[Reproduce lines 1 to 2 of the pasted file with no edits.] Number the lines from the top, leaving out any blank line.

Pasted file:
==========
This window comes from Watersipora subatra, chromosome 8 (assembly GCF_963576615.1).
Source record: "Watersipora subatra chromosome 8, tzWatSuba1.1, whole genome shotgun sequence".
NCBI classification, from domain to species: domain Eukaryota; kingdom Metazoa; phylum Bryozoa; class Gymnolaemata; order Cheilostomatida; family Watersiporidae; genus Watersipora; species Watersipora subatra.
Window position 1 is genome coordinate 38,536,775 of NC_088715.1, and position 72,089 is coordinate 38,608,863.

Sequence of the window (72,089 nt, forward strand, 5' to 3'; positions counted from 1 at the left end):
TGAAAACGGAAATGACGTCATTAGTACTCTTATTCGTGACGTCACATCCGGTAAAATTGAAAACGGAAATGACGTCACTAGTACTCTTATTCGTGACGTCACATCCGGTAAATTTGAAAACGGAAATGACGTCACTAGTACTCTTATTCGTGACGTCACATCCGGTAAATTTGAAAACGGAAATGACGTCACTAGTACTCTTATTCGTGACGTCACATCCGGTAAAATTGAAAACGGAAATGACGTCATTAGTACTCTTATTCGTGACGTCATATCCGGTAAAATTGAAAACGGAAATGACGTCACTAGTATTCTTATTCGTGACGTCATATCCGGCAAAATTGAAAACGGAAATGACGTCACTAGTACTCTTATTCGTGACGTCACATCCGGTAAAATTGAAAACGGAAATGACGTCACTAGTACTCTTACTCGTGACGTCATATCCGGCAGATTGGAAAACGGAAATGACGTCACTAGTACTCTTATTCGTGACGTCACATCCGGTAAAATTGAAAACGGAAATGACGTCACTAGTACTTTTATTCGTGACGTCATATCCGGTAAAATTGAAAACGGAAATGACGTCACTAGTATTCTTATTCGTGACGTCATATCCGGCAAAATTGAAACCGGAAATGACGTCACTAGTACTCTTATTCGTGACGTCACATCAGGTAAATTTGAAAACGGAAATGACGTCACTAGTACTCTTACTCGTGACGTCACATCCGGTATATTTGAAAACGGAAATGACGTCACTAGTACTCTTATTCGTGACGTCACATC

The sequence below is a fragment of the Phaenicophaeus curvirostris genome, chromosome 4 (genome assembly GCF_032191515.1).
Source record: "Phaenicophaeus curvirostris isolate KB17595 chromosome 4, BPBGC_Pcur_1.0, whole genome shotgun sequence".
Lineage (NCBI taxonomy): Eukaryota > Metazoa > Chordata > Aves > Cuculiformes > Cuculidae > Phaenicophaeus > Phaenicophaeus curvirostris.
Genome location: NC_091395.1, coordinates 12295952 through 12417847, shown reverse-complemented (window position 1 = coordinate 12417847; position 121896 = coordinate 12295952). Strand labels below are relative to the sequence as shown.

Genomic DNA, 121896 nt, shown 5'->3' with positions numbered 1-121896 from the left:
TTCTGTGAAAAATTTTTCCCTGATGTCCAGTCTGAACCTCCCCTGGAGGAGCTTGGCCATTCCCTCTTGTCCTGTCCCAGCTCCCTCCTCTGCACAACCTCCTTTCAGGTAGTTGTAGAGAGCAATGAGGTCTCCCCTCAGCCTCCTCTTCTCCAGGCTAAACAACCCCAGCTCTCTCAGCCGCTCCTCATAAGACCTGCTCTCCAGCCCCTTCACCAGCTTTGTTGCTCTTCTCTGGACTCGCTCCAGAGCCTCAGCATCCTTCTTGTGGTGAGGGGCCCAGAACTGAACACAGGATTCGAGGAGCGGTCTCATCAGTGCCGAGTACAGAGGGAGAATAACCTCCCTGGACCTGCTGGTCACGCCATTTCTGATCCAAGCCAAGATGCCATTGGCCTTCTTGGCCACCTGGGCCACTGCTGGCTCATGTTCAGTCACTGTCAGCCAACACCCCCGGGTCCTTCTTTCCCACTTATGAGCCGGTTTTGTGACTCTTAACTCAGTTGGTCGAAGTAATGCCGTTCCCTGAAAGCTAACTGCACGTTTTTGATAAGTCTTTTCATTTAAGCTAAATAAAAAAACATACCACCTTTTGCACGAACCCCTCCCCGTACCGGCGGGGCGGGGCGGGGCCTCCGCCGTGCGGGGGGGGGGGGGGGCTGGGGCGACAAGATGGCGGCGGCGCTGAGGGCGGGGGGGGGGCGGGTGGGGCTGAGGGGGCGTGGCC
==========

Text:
This window comes from Watersipora subatra, chromosome 8 (assembly GCF_963576615.1).
Source record: "Watersipora subatra chromosome 8, tzWatSuba1.1, whole genome shotgun sequence".